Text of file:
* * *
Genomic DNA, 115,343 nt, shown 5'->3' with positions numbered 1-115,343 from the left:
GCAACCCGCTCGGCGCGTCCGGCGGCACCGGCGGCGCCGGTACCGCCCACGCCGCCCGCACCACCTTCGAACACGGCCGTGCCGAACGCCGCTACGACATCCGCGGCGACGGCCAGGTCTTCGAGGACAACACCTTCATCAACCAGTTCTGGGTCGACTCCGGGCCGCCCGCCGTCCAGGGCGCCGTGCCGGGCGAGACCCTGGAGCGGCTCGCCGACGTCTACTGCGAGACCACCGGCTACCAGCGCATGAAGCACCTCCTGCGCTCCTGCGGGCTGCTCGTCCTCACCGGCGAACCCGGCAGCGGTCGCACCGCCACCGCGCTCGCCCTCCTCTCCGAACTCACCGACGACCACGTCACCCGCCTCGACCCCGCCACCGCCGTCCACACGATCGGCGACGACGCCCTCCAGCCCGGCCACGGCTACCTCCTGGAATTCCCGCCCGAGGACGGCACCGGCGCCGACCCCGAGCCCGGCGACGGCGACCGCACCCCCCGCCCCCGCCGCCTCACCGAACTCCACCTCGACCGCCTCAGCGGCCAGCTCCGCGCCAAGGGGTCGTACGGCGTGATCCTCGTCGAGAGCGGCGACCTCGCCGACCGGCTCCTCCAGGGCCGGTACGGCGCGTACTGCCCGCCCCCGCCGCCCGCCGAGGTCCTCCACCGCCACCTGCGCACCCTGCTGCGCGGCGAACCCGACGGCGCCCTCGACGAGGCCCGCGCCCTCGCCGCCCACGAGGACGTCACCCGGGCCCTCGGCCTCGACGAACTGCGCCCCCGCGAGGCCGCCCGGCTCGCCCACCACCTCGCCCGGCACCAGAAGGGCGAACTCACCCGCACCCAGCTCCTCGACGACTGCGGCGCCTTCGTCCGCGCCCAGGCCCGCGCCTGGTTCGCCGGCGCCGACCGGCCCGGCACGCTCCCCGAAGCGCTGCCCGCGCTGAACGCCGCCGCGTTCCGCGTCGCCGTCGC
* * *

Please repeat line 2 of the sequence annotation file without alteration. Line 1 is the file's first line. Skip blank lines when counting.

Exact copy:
GCAACCCGCTCGGCGCGTCCGGCGGCACCGGCGGCGCCGGTACCGCCCACGCCGCCCGCACCACCTTCGAACACGGCCGTGCCGAACGCCGCTACGACATCCGCGGCGACGGCCAGGTCTTCGAGGACAACACCTTCATCAACCAGTTCTGGGTCGACTCCGGGCCGCCCGCCGTCCAGGGCGCCGTGCCGGGCGAGACCCTGGAGCGGCTCGCCGACGTCTACTGCGAGACCACCGGCTACCAGCGCATGAAGCACCTCCTGCGCTCCTGCGGGCTGCTCGTCCTCACCGGCGAACCCGGCAGCGGTCGCACCGCCACCGCGCTCGCCCTCCTCTCCGAACTCACCGACGACCACGTCACCCGCCTCGACCCCGCCACCGCCGTCCACACGATCGGCGACGACGCCCTCCAGCCCGGCCACGGCTACCTCCTGGAATTCCCGCCCGAGGACGGCACCGGCGCCGACCCCGAGCCCGGCGACGGCGACCGCACCCCCCGCCCCCGCCGCCTCACCGAACTCCACCTCGACCGCCTCAGCGGCCAGCTCCGCGCCAAGGGGTCGTACGGCGTGATCCTCGTCGAGAGCGGCGACCTCGCCGACCGGCTCCTCCAGGGCCGGTACGGCGCGTACTGCCCGCCCCCGCCGCCCGCCGAGGTCCTCCACCGCCACCTGCGCACCCTGCTGCGCGGCGAACCCGACGGCGCCCTCGACGAGGCCCGCGCCCTCGCCGCCCACGAGGACGTCACCCGGGCCCTCGGCCTCGACGAACTGCGCCCCCGCGAGGCCGCCCGGCTCGCCCACCACCTCGCCCGGCACCAGAAGGGCGAACTCACCCGCACCCAGCTCCTCGACGACTGCGGCGCCTTCGTCCGCGCCCAGGCCCGCGCCTGGTTCGCCGGCGCCGACCGGCCCGGCACGCTCCCCGAAGCGCTGCCCGCGCTGAACGCCGCCGCGTTCCGCGTCGCCGTCGC